Studies on the role of polygalacturonase isoenzymes in tomato fruit softening and ripening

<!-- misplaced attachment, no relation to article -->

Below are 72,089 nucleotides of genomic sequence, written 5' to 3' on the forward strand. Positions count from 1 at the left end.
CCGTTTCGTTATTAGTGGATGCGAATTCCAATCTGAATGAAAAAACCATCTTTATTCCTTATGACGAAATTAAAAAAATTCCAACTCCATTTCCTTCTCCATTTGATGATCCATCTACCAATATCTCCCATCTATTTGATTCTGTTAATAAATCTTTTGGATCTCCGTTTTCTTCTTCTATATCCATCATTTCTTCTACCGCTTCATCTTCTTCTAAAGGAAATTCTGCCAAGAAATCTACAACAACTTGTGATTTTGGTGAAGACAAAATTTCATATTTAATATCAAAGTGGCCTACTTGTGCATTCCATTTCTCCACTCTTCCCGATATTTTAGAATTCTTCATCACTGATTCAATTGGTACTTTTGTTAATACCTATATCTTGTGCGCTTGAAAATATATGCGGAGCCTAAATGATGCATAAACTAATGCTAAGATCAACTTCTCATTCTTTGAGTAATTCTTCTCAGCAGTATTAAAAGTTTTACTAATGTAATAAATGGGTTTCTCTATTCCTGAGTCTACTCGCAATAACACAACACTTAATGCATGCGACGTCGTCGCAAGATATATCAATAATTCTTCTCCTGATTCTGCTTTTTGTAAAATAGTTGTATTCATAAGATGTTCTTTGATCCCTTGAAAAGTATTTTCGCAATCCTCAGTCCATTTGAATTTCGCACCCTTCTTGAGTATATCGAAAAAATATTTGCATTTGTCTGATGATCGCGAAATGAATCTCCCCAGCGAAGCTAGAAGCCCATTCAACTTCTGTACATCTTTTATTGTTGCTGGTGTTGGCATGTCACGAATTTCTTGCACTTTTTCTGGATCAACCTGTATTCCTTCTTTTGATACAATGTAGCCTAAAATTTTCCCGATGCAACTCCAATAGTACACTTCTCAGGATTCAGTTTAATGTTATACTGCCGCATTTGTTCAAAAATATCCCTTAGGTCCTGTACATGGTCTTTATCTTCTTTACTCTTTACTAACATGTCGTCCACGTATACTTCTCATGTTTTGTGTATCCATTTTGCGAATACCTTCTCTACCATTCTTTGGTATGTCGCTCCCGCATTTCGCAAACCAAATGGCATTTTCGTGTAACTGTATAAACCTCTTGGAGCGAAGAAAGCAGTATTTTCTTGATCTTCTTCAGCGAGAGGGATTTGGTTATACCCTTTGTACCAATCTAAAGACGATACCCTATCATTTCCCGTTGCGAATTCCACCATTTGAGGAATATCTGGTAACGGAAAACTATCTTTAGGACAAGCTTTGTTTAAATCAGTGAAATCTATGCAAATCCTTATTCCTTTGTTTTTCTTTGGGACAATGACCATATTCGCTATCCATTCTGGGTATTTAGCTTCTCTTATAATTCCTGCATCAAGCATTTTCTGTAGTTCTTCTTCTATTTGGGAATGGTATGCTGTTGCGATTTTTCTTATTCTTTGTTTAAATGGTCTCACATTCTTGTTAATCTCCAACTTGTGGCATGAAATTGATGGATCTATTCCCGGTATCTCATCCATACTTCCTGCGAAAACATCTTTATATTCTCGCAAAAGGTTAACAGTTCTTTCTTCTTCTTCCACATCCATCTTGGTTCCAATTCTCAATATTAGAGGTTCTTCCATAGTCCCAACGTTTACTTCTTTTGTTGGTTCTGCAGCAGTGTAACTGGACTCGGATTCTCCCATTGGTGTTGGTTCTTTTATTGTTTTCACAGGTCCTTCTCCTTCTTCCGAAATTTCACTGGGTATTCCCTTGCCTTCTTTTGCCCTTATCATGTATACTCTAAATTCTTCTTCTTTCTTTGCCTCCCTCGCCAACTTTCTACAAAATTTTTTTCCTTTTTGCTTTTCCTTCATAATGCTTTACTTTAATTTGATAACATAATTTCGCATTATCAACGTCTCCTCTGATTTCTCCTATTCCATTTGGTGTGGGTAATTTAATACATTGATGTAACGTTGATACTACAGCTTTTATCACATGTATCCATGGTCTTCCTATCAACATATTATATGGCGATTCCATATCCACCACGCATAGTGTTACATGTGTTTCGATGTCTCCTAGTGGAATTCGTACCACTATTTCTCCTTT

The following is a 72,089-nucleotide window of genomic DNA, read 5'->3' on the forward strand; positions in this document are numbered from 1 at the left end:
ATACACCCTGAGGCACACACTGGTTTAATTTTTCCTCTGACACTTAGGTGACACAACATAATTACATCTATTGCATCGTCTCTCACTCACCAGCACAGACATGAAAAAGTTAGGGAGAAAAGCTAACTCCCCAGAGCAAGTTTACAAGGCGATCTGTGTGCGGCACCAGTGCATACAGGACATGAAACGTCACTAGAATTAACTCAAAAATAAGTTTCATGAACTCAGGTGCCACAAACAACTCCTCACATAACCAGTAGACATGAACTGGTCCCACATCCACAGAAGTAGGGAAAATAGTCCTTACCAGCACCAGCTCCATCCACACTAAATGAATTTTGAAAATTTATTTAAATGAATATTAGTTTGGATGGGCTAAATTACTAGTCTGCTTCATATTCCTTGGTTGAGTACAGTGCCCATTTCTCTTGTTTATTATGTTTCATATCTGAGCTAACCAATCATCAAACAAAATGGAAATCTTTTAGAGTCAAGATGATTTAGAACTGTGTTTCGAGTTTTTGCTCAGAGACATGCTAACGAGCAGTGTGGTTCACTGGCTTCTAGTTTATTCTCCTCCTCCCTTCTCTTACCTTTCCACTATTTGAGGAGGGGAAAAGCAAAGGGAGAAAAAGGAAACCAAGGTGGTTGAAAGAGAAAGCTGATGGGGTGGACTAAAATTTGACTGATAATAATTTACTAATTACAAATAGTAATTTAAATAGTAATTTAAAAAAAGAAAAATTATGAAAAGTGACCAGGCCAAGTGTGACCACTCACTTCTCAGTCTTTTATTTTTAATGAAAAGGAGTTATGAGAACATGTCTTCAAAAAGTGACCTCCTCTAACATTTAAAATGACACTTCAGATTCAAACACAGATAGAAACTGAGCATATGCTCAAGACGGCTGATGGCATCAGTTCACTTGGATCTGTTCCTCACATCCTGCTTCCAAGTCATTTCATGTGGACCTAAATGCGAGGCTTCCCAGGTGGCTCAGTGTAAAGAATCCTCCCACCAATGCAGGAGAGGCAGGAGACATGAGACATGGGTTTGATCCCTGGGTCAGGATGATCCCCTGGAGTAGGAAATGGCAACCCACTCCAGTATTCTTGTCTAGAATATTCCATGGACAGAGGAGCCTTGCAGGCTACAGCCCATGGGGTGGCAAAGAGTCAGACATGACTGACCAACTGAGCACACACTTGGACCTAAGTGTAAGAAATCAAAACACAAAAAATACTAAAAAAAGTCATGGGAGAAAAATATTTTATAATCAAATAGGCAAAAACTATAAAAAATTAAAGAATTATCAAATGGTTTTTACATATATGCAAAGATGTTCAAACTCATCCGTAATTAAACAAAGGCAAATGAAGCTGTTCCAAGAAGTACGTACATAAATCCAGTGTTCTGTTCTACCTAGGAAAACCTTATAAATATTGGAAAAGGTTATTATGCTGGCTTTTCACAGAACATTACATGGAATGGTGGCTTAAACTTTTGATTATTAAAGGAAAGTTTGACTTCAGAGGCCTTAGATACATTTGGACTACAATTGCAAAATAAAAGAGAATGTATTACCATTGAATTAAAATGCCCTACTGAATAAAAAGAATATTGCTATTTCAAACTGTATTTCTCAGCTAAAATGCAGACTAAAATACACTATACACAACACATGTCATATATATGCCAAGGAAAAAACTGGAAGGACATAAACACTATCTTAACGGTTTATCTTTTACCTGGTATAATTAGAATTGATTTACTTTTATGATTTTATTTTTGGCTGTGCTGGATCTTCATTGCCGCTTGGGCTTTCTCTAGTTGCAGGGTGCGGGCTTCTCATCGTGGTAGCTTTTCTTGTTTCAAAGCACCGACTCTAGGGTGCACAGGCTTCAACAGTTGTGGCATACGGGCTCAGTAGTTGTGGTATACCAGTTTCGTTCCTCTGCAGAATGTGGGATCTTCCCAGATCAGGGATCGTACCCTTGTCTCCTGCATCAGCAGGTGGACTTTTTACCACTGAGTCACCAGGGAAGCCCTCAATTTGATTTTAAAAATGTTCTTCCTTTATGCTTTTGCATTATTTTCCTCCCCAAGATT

Changes in the activity of polygalacturonase during the development and/or ripening of tomato fruit of a wide range of genotypes have been followed. Normal commercial cultivars have three forms of the enzyme; the isoenzyme having the highest molecular weight, PG1, appeared as fruit began to change colour, and its rate of accumulation was reflected in the rate of fruit softening. This early rate of softening was closely related to the eventual degree of softness shown by the fully ripe fruit. PG1 was also the predominant isoenzyme during the senescence of slow-ripening (Never ripe; Longkeeper, Spanish Winter) genotypes. Trace levels of this isoenzyme were also found in aged ripening-resistant (ripening inhibitor, non-ripening and Alcobaca) tomato genotypes. The negligible degree of softening of these lines was reflected by their low polygalacturonase activity. Two smaller isoenzymes of polygalacturonase, PG2A and PG2B, appeared as normally ripening fruit turned orange and then red in colour, so that in ripe fruit up to 95% of the total polygalacturonase activity occurred in these forms. Neither the rate of accumulation nor the total activity of PG2 correlated with the extent of fruit softening at this period of ripening, and there appeared to be a supra-abundance of the enzyme. Loss of cell wall material during ripening was correlated with the degree of fruit softening, but differences in this property shown by fruit from a range of cultivars could not be explained by altered susceptibility of their cell walls to attack by exogenous polygalacturonase extracted from red fruit. It is hypothesised that PG1 degrades the middle lamella of the tissue leading to rapid fruit softening. The high activity of PG2 produced by fruit during the later stages of ripening is seen as eroding the primary cell wall more extensively, causing a release of soluble wall components, but not producing the increase in loss of fruit firmness that might be expected. Normal tomato fruit ripening involves autocatalytic ethylene production and exponential polygalacturonase synthesis accompanied by pigment transformations and the adjustment of fruit composition to produce an acceptable flavour. However, in this study of wild species and salt-induced ripening of various genotypes, instances have been found in which low levels of ethylene production and very limited polygalacturonase do eventually result in partial ripening of the fruit.